Media Literacy, Economic Rationales, and the Humanities: The Making of a Movement
Stanley J. Baran, Susan Baran.
The development of a strong media literacy movement in the U.S. is hampered by the struggle between traditional humanists and those wedded to economic rationalism. The former camp, taking a text-based approach, sees media literacy as improving people's understanding of media texts by teaching them about the techniques used in the production of those texts. They view media education as aiding in the reading of texts. The latter, taking a contextual approach, calls not for the development of more sophisticated media consumers, but for more sophisticated citizens. Both perspectives equate media literacy with traditional notions of literacy. The contextual approach, however, emphasizes issues of power and control inherent in a profit-driven, industrial media system. This economic-based perspectives rests firmly in critical and neo-Marxist theories, making it unpalatable to many otherwise enthusiastic proponents of media literacy. This presentation will explore the state of the media literacy movement in the U.S., how other nations have attempted to resolve this debate, and its implications for research and teaching in the humanities. Contemporary examples, such as media coverage of terrorism, the U.S. invasion of Iraq, and the American electoral process, will inform this discussion.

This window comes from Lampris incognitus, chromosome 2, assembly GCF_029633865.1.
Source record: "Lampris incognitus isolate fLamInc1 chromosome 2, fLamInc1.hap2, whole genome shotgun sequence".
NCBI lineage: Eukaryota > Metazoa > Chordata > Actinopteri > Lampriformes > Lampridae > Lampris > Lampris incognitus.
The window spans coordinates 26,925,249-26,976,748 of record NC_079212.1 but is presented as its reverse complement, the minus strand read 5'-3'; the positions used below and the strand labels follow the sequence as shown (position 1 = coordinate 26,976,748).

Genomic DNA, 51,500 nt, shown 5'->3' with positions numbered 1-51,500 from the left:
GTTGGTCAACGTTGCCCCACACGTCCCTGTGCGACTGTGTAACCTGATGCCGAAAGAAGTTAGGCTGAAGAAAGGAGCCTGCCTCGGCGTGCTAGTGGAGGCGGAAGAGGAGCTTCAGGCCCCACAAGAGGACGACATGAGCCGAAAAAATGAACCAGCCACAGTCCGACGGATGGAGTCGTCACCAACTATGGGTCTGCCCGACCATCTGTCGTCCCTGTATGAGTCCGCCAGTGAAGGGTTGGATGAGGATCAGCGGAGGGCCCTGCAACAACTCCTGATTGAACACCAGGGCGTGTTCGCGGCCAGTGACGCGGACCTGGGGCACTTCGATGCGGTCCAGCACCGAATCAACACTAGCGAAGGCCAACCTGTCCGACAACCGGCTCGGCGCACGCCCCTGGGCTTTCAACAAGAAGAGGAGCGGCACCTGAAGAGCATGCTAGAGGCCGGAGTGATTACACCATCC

Stanley J. Baran (United States)
Professor & Chair
Department of Communication
Stanley Baran earned his PhD in communication research at the University of Massachusetts after taking his MA in journalism at the Pennsylvania State University. He currently serves as a peer reviewer for communication and media oriented Fulbright grants. Dr. Baran has published ten books, scores of scholarly articles, and sits or has sat on the editorial boards of five journals.
(30 min. Conference Paper, English)